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Snapper, Squid and Sharks
  |  First Published: December 2005



The lingering smell of salt in the air and a misty haze that surrounds the coastline tells me we’re in the middle of summer. Not to mention the three snapper and a gummy shark that are in the icebox next to me!

Fishing around the lighthouse reefs can and often does produce just about anything at this time of year. While the snapper have been lining up to take the bait it’s uncommon to come home without a couple of by-catch specimens as well. Species such as morwong, gummy shark, squid, gurnard, flathead and pike seem to make their way in to the boat without much thought when targeting snapper, as do the snapper when targeting gummies. But who’s complaining? Certainly not me.

That’s what makes Apollo Bay such an inviting place to fish in January. Slack water has been the most productive time to dangle a bait and catch a mixed bag while fishing out from Cape Otway, However, when the tide starts running, head closer to shore and give the whiting and flathead a try around Blanket Bay.

Fishing in the sandy channels that line the coast between Blanket Bay and Elliot River with squid or pipis has seen some big King George whiting up to 50cm landed. Fish of this quality put up an excellent fight on light line and will test your skill all the way to the net. If you can’t locate the whiting schools then head out into 35m and drop a pilchard or bluebait to the bottom in search of some flathead.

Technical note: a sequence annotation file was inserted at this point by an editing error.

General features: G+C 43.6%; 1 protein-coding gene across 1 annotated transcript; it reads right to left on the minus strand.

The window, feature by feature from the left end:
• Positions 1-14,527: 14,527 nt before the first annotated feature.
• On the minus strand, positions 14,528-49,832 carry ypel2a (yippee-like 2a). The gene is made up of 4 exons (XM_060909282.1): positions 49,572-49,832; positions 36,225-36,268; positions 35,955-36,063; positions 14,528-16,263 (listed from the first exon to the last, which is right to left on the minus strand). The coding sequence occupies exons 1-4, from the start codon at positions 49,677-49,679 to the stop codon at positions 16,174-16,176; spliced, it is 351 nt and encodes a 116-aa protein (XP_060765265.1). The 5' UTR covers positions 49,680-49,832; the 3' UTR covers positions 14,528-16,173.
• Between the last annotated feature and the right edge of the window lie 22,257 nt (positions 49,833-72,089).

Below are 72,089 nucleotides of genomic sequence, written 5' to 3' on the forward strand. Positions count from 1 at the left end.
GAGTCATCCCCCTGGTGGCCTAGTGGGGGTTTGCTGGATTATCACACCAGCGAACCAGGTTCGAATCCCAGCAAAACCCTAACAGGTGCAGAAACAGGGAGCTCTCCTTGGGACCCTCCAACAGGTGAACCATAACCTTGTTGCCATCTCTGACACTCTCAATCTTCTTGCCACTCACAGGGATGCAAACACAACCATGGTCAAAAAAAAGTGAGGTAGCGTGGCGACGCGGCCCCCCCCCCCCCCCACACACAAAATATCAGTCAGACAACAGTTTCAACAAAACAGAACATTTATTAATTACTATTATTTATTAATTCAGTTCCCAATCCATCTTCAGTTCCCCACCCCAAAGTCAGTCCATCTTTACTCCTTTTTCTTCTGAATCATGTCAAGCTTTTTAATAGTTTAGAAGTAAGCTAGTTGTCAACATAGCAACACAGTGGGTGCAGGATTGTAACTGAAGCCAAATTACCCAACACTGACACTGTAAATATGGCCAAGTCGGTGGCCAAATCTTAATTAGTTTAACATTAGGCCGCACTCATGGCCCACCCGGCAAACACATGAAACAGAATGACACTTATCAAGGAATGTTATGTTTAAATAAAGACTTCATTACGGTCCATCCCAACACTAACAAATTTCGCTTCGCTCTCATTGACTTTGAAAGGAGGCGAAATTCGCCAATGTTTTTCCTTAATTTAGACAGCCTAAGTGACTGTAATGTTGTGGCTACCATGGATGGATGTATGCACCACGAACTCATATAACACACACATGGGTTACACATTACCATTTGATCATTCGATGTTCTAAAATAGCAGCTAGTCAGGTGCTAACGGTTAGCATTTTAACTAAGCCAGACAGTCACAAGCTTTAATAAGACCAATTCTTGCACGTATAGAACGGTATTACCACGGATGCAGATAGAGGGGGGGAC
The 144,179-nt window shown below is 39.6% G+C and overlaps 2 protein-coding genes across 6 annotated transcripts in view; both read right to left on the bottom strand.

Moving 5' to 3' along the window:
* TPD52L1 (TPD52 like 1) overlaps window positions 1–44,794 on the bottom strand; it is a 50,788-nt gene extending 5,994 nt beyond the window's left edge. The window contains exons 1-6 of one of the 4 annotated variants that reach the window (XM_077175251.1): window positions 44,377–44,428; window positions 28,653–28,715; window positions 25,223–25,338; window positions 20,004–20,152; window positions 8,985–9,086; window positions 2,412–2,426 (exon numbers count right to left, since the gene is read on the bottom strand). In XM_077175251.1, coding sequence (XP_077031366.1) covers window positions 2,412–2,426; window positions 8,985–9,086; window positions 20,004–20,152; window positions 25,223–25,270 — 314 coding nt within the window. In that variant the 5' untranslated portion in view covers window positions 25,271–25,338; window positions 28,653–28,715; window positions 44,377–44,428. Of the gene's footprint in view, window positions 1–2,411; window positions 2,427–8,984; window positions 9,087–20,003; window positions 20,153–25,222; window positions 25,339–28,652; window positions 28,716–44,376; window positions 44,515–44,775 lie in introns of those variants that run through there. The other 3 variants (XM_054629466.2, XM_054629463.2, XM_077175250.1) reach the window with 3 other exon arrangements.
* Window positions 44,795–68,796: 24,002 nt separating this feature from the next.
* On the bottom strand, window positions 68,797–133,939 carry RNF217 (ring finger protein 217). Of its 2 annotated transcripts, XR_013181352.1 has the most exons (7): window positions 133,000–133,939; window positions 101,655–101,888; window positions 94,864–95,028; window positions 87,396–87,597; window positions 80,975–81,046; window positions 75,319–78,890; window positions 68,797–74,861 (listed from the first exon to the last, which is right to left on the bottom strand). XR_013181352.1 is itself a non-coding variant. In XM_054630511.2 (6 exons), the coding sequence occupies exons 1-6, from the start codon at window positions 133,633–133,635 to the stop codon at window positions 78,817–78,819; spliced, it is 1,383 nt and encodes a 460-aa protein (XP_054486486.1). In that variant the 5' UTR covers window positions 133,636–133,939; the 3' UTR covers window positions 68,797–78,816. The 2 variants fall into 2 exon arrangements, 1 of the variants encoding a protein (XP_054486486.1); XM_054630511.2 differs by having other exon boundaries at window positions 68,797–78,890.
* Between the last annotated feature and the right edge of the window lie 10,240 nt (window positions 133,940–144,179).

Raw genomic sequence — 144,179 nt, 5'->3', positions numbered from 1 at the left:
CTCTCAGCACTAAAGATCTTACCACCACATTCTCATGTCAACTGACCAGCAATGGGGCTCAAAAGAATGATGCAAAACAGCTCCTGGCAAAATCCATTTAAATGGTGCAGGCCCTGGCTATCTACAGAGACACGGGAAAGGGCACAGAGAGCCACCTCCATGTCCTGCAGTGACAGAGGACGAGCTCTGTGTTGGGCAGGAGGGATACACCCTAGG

If your rod keeps getting heavy but when you strike, there is nothing there, then you’ve got squid in the area. Slowly wind them up to the surface and with a bit of luck you can net or gaff them before they let go. If you want a feed of them then simply tie on a squid jig with some extra weight and lower it to the bottom, Retrieve it slowly.

When you’re not targeting them, the first few are a novelty but they become a real pain at this time of year and can make reaching the bottom impossible. Remember that there is a bag limit of 10 squid per person.

Sharks, such as makos, blues and threshers have been another popular target lately. Laying a berley trial in 70m of water should bring around the blues and makos. The threshers are normally caught closer to land.

If you can locate the squid schools while out wide then you are in with a real chance as most sharks have been full of them lately. After capturing a squid, use the head only for bait. Fussy sharks will often take a smaller bait over a larger one if it’s presented well.

If you're stuck on land then don’t worry because there are still plenty of fish to be caught. The whiting are on at Marengo and snapper have been taken of the rocks at Skenes and Orchard Creek. There’s plenty of calamari in the boat harbour too.

Trout and bream have been landed from the Aire River and gummies from the beaches down south.

For all the latest information about fishing around Apollo Bay call Surf-n-Fish on (03) 5237 6426 or drop by for a chat.

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